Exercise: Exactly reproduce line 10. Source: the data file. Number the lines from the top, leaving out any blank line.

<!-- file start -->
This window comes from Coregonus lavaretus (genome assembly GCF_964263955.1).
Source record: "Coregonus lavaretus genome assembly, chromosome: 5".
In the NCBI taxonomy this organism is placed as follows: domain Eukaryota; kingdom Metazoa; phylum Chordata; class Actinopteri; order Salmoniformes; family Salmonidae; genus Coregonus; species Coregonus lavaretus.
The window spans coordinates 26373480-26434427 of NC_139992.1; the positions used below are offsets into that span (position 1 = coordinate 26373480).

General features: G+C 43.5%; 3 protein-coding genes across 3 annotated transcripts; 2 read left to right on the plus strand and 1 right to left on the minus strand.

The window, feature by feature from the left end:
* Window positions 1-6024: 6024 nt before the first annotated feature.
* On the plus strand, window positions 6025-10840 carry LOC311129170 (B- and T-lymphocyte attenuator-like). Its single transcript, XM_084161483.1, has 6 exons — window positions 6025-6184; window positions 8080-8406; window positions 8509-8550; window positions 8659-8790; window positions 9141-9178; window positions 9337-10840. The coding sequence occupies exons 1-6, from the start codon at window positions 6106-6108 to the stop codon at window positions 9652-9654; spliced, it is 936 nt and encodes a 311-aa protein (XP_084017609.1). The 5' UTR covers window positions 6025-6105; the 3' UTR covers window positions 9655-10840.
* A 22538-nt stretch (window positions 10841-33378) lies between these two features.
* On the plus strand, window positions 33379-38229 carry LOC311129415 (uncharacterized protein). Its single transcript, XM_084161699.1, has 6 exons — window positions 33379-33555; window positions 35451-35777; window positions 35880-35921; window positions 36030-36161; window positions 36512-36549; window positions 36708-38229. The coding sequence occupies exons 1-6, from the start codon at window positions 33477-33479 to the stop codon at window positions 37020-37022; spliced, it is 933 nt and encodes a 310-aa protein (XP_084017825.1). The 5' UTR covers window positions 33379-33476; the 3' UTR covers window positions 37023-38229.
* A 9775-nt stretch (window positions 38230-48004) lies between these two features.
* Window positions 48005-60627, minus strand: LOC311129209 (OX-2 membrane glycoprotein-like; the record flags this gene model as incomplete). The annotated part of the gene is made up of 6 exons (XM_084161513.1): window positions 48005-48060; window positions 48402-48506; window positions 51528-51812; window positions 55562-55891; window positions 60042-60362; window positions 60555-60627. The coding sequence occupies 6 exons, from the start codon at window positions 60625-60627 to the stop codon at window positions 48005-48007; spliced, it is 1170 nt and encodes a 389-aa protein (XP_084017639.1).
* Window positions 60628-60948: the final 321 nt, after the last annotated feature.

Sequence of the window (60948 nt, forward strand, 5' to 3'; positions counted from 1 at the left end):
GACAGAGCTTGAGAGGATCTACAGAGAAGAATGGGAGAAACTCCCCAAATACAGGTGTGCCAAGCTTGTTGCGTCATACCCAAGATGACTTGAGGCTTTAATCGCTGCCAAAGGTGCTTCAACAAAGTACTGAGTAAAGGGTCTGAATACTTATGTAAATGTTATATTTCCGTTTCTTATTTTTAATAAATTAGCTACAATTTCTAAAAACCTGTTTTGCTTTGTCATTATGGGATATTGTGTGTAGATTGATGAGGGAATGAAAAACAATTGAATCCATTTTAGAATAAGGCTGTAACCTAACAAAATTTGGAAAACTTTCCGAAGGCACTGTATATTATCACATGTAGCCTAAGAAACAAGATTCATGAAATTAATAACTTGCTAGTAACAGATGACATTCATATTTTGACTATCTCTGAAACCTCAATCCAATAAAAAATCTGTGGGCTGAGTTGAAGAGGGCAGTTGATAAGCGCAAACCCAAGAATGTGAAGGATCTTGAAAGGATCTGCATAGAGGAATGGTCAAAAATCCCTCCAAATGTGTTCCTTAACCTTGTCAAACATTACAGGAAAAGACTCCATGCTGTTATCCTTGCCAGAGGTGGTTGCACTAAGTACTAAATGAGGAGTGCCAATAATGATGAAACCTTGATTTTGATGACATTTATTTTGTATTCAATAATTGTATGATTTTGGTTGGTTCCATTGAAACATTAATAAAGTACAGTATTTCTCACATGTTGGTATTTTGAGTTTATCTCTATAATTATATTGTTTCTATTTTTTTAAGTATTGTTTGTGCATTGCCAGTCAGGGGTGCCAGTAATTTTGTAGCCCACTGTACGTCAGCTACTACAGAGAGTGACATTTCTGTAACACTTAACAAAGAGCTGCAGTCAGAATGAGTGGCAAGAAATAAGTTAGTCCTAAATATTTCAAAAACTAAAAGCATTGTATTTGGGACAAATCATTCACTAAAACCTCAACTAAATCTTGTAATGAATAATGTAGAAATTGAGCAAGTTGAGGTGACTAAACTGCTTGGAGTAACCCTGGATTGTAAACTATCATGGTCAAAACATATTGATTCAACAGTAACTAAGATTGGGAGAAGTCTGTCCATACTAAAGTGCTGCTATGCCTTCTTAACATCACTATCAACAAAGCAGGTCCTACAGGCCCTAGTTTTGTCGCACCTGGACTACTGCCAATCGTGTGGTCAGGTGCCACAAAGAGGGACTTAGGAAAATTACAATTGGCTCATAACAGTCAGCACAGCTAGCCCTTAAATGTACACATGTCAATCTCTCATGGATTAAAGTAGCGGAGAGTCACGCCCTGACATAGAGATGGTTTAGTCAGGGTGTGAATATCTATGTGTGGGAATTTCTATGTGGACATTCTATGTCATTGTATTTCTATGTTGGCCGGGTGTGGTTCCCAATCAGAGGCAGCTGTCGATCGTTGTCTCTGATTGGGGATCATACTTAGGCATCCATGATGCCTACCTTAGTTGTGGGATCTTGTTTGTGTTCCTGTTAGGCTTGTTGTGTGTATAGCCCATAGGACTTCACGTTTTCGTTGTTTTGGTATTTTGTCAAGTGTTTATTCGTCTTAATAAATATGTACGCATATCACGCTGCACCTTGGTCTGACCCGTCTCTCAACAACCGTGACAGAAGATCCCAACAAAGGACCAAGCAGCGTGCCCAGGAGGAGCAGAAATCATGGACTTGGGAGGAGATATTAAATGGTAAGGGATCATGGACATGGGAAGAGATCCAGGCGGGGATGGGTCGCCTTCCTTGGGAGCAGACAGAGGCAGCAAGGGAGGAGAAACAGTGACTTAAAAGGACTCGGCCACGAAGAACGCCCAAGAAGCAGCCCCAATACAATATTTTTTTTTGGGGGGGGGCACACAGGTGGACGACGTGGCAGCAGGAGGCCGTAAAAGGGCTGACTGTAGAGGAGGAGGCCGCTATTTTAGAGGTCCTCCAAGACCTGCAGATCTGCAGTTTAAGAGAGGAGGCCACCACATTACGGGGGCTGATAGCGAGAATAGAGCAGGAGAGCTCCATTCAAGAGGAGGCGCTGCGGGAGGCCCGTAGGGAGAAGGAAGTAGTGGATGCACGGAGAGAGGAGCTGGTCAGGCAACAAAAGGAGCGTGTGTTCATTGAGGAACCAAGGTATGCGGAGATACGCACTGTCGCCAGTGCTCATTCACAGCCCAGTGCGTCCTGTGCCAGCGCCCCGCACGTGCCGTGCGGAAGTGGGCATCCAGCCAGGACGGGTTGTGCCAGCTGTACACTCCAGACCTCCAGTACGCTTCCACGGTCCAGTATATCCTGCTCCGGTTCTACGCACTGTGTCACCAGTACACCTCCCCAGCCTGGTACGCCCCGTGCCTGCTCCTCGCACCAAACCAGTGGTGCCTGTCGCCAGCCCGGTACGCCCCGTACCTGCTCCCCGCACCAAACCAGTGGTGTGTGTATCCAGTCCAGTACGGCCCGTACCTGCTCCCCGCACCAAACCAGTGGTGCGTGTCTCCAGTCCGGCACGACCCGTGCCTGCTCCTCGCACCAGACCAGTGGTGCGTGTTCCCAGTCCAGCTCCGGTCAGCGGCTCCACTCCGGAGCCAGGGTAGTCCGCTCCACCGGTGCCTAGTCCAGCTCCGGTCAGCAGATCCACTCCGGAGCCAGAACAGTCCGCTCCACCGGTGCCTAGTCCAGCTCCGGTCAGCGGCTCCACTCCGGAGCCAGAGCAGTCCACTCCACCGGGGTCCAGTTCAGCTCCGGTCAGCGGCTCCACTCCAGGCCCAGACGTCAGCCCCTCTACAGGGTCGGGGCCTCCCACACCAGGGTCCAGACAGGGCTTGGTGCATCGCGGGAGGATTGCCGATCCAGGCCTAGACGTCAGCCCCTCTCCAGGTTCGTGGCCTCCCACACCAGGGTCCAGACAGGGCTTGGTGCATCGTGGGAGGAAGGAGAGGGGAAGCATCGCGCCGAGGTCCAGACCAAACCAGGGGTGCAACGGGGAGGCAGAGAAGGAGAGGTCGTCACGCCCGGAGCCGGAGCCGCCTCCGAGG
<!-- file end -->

* On the plus strand, window positions 33379-38229 carry LOC311129415 (uncharacterized protein). Its single transcript, XM_084161699.1, has 6 exons — window positions 33379-33555; window positions 35451-35777; window positions 35880-35921; window positions 36030-36161; window positions 36512-36549; window positions 36708-38229. The coding sequence occupies exons 1-6, from the start codon at window positions 33477-33479 to the stop codon at window positions 37020-37022; spliced, it is 933 nt and encodes a 310-aa protein (XP_084017825.1). The 5' UTR covers window positions 33379-33476; the 3' UTR covers window positions 37023-38229.